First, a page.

In view of the potent activity of endogenous Cxcl2 in promoting GBS clearance in our peritonitis model (Fig. 2C), we investigated whether this chemokine can promote key antibacterial functions in neutrophils. We initially observed that the ability of neutrophils to control in vitro bacterial growth was reduced in neutrophils pretreated with neutralizing anti-Cxcl2 but not anti-Cxcl1 (Fig. 4F). Moreover, Cxcl2 blockade also significantly reduced GBS-induced ROS production (Fig. 4G, Supplemental Fig. 2E). Collectively, these data indicate that during stimulation with GBS neutrophil-derived Cxcl2 activates an autocrinous loop, leading to the production of more Cxcl2 and to enhanced antibacterial activities of these cells.

Because previous studies have demonstrated a prominent role of TLRs in GBS recognition and proinflammatory cytokine responses (44, 45), we sought to investigate whether these receptors are required for GBS-induced Cxcl1/2 production in macrophages and neutrophils. To this end, we used cells isolated from the bone marrow of mice with genetic defects in TLR adaptor/chaperone proteins or in single TLRs. The release of both Cxcl1 (Fig. 5A) and Cxcl2 (Fig. 5B) in response to GBS absolutely required MyD88, a TLR adaptor protein, but not other TLR adaptors, such as MAL, TRIF, or TRAM (46, 47).

FIGURE 5.

Concentrations of Cxcl1 and Cxcl2 in supernatants of BMDM and neutrophil cultures after GBS stimulation. Supernatants were collected at 24 h post infection of 5 × 105 cells with GBS (MOI 5). Cells were obtained from WT mice or mice lacking the TLR adaptors MyD88, MAL, TRIF, or TRAM (A and B); animals lacking IL-1 (IL-1R) or IL-18 (IL-18R) receptors (C and D); and mice with genetic defects in single or multiple endosomal TLRs (E and F). Means + SD of three independent experiments conducted in duplicate. *p < 0.05, **p < 0.01, ***p < 0.001 versus WT mice as determined by one-way ANOVA and Bonferroni posttest.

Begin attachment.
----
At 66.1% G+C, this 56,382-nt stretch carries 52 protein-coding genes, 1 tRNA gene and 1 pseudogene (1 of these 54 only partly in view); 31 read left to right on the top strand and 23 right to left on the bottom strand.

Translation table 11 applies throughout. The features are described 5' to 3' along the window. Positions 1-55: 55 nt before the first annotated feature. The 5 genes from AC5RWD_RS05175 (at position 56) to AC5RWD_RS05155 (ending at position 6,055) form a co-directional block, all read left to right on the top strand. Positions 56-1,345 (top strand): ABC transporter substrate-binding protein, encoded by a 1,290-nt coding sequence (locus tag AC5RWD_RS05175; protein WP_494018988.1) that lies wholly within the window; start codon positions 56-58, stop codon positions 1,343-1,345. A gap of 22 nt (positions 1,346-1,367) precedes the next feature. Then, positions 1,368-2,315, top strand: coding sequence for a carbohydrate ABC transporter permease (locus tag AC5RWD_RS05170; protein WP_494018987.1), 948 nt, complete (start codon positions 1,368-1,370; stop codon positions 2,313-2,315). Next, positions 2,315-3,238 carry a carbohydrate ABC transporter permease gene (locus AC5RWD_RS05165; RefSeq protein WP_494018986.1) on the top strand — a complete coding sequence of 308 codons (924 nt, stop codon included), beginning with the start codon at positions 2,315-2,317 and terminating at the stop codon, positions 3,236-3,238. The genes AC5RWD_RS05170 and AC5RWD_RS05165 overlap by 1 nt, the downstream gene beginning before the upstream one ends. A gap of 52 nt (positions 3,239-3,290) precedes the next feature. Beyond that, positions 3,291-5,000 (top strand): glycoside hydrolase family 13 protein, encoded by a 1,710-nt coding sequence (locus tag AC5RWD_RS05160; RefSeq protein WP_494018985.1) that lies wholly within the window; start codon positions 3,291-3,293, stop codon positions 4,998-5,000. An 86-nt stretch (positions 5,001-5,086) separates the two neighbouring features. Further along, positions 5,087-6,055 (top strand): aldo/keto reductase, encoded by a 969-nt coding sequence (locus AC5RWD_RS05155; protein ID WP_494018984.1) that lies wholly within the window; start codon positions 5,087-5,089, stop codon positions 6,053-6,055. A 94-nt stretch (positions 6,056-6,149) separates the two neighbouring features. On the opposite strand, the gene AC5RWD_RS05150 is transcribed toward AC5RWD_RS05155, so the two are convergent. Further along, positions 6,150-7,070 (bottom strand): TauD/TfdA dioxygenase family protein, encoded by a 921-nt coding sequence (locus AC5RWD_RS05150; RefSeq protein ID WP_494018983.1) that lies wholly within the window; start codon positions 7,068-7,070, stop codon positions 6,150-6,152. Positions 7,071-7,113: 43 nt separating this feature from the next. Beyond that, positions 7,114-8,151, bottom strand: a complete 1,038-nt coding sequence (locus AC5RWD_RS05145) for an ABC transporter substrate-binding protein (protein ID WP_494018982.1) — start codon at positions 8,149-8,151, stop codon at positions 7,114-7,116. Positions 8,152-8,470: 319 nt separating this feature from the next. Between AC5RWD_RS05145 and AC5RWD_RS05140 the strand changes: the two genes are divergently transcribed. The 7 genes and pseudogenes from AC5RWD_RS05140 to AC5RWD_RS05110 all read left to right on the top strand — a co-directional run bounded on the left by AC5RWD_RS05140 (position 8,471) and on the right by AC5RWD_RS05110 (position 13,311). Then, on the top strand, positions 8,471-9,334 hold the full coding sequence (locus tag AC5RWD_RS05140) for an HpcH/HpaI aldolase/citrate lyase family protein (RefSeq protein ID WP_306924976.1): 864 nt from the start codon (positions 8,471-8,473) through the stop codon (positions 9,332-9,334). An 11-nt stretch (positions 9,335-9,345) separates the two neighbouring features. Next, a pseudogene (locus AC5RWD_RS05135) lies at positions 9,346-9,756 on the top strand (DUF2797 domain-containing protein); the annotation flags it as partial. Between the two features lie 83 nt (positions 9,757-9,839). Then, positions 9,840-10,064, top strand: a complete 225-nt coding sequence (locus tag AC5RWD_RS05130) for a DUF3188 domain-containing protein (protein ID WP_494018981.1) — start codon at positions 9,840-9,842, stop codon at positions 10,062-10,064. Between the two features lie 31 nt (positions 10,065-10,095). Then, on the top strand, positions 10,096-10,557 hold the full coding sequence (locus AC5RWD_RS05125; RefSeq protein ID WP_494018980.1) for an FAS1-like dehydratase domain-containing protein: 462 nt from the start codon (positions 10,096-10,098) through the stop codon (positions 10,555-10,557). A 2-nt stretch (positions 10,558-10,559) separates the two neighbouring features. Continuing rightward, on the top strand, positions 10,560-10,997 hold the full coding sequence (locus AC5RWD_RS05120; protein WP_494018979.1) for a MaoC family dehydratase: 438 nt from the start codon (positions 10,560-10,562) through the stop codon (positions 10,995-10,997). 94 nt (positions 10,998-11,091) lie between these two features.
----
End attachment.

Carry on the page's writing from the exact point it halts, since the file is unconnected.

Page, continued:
FIGURE 5.

Concentrations of Cxcl1 and Cxcl2 in supernatants of BMDM and neutrophil cultures after GBS stimulation. Supernatants were collected at 24 h post infection of 5 × 105 cells with GBS (MOI 5). Cells were obtained from WT mice or mice lacking the TLR adaptors MyD88, MAL, TRIF, or TRAM (A and B); animals lacking IL-1 (IL-1R) or IL-18 (IL-18R) receptors (C and D); and mice with genetic defects in single or multiple endosomal TLRs (E and F). Means + SD of three independent experiments conducted in duplicate. *p < 0.05, **p < 0.01, ***p < 0.001 versus WT mice as determined by one-way ANOVA and Bonferroni posttest.

Close modal

Because MyD88 is involved in the transduction of signals originating not only from TLRs but also from IL-1R and IL-18R, in further experiments, we stimulated cells lacking IL-1R or IL-18R to ascertain whether IL-1/18 signaling might be involved in GBS-induced chemokine production. Macrophages but not neutrophils lacking IL-1R produced moderately lower chemokine levels (Fig. 5C, 5D). Moreover, absence of IL-18R in either cell type had no effect on chemokine production. Taken together, these data indicated that lack of IL-1/18Rs could not account for the total abrogation of Cxcl1/2 production observed in MyD88-deficient cells. We next tested cells from 3d mice, which have defective signaling of endosomal TLRs, such as TLR3/7/9/13, because of a mutation in UNC93B1, a chaperone protein required for the localization of TLRs to endosomal compartments (48). It was found that neutrophils from 3d mice were significantly impaired in their ability to produce Cxcl1/2 in response to GBS (Fig. 5E, 5F).

Moreover, 3d neutrophils were also impaired in their ability to respond to other Gram-positive and Gram-negative pathogens, including Streptococcus pneumoniae, Staphylococcus aureus, E. coli and P. aeruginosa, in terms of Cxcl2 production (Fig. 6). In contrast, a lack of single endosomal TLRs or of TLR2, a receptor involved in sensing GBS lipoproteins (49), as well as the simultaneous absence of TLR7 and 9 did not impair chemokine release (Fig. 5E, 5F, Supplemental Fig. 2F). Notably, however, the simultaneous absence of TLR7, 9, and 13 reconstituted the phenotype observed in the 3d mice (Fig. 5E, 5F, Supplemental Fig. 2F). Altogether, these data suggest that Cxcl1/2 production in neutrophils in response to bacterial infection requires MyD88-dependent transduction of signals originating from the simultaneous activation of TLR7, 9, and 13 (Fig. 7).

FIGURE 6.